1 / 26

Mens Rea- 3

Mens Rea- 3. Criminal A2 Mrs Howe. Mens Rea. Mens Rea is the mental element of an offence. All offences must have an actus reus and a mens rea unless it is an offence of strict liability. There are different levels of Mens Rea required for different offences

Télécharger la présentation

Mens Rea- 3

An Image/Link below is provided (as is) to download presentation Download Policy: Content on the Website is provided to you AS IS for your information and personal use and may not be sold / licensed / shared on other websites without getting consent from its author. Content is provided to you AS IS for your information and personal use only. Download presentation by click this link. While downloading, if for some reason you are not able to download a presentation, the publisher may have deleted the file from their server. During download, if you can't get a presentation, the file might be deleted by the publisher.


Presentation Transcript

  1. Mens Rea- 3 Criminal A2 Mrs Howe

  2. Mens Rea Mens Rea is the mental element of an offence. All offences must have an actus reus and a mens rea unless it is an offence of strict liability. There are different levels of Mens Rea required for different offences To be guilty D must have the minimum level of intention. Specific intention- highest level Recklessness Negligence

  3. Intention In Mohan 1975 intention was defined as “a decision to bring about, in so far as it lies within the accused power( the prohibited consequence), no matter whether the accused desired that consequence of his act or not”. This makes it clear that the motive or reason for doing something is not relevant. Most intend to cause consequence.

  4. Direct and oblique intent In most cases the D has what is known as direct intent. But can be situations where the D intends one thing and the actual consequence which occurs is something else e.g Hankcock and Shankland 1986 The D intended to frighten someone to stop him going to work (miners strike) actual consequence driver taking man to work was killed

  5. D wants to stop V’s car, so pushes a concrete block from a bridge onto the roadway Oblique Intent Direct Intent Driver of car is hit by concrete and killed. Not the intended result Concrete hits road and forces car to stop

  6. Foresight of Consequences • Main problem is proving intention. • Especially where D intended something else. • If can show that in achieving intended thing D foresaw that he would also cause those consequences then could be found G

  7. Recklessness • Subjective Test- what was in the D mind • R V Cunningham 1957 • Objective what would be in an ordinary persons mind • MPC v Caldwell 1982

  8. Gross Negligence • Lack of Concern to the possibility of obvious injury • Foresight of the risk but a resolve to still run that risk • Foresight of the risk coupled with a weak attempt to avoid it that still amounts to high degree of negligent behaviour • Inattention to an important matter that relates to the defendants duty of care. • All left for jury to decide R V Adomako 1994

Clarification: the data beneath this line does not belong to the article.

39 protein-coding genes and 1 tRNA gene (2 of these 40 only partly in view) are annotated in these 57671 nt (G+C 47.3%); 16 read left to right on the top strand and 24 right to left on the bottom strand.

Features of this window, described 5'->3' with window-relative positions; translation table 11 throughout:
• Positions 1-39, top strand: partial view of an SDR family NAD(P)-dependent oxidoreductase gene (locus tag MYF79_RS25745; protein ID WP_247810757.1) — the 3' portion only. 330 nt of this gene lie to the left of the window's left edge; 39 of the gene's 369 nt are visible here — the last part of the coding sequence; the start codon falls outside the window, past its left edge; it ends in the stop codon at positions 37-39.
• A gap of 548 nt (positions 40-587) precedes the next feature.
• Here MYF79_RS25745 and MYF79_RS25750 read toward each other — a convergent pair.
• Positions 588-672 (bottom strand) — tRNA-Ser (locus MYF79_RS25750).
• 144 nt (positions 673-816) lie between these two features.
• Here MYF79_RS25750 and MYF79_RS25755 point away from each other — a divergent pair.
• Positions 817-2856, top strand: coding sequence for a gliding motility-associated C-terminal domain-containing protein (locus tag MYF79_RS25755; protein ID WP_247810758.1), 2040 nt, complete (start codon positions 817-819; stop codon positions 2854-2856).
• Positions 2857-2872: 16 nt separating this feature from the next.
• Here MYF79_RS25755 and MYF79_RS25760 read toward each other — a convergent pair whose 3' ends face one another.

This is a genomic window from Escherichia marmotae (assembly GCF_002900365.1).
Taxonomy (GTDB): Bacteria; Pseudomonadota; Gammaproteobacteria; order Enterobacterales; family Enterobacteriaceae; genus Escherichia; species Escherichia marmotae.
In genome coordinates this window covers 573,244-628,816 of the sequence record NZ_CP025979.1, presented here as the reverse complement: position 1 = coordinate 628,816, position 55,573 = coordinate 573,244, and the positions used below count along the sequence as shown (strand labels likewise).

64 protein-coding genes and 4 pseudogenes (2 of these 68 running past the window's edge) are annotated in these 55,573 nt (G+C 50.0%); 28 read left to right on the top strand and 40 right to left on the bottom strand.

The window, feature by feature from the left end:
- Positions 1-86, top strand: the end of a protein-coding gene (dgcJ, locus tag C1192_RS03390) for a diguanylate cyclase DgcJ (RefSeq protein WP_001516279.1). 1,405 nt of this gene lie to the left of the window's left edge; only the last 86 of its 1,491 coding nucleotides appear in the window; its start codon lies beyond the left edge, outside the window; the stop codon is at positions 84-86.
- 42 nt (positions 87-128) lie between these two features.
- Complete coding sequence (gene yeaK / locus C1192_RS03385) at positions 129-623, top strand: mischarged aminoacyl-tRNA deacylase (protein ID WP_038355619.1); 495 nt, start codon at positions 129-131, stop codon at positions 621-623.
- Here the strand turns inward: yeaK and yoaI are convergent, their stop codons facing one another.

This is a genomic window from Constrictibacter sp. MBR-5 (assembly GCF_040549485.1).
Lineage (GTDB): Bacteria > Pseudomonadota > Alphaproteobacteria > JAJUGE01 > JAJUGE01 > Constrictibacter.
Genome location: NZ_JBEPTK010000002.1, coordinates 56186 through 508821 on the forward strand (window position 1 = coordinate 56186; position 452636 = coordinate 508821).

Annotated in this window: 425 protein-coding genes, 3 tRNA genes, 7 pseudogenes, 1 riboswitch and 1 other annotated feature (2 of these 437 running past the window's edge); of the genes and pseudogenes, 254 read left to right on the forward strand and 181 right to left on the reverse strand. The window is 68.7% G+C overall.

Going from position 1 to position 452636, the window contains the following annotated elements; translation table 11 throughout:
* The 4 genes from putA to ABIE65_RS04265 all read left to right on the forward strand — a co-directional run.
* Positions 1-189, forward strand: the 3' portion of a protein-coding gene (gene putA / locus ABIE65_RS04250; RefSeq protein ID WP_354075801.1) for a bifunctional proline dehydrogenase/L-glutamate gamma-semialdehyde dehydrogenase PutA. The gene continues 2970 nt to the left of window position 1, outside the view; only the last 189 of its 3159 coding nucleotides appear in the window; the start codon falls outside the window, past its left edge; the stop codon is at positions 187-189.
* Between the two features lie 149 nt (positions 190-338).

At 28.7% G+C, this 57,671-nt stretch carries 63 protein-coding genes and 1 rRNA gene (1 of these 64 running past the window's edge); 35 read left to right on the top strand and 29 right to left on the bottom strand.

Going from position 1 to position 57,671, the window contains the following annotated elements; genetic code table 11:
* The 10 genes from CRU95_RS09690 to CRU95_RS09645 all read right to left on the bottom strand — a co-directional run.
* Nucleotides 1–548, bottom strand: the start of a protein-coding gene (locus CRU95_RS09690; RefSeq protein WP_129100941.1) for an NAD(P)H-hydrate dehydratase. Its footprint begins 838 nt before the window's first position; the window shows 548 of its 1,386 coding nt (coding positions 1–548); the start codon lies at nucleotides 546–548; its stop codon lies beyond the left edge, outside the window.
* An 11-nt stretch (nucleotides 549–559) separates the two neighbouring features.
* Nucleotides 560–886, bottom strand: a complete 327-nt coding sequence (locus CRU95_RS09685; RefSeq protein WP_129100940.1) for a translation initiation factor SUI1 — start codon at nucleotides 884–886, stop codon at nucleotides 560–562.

9. Transferred Malice D can be guilty if he intended to commit a similar offence but against a different V. e.g. aim to hit person A but hit person B still have Actus reus and Mens rea so offence committed Where the mens rea is for a different type of offence then the D may not be guilty. Pembliton 1874 Fight, stone, pub window, NG MR assault AR criminal damage

  10. Coincidence of Actus Reus and Mens Rea Actus Reus and Mens Rea must be present at the same time for an offence to have been committed. e.g. If you intend to go round and assault your neighbour but when you get there you change your mind no offence is committed even though you had the mens rea. If however an hour later you reverse your car and knock your neighbour over, whilst you have the Actus reus for assault you would not have the mens rea to be G of an offence. Thabo Meli V R 1954

  11. Mens rea- Mental Element- Intention, Desire, Motive Direct Intention D achieves desired result. Oblique Intention Something else happened as a result of act. If can show Foresight of consequence can be G What did the D want to happen Reason for doing act- not relevant for Mens Rea Direct Intention Test How probable was the consequence which resulted from D voluntary act Did D foresee that consequence Direct Intention

  12. Mens Rea mental act D Intention Direct Intention Oblique Intention Intend one thing get another Motive N/a Foresight of consequences Occur at same time or during Actus Reus Lower level Mens Rea Objective Test – what was in ordinary persons mind Recklessness Lack of concern Foresight and still took risk Foresight and weak attempt to avoid it Inattention to duty Subjective Test – what was in D mind Gross Negligence Intention for one person can be transferred to someone else Transferred Malice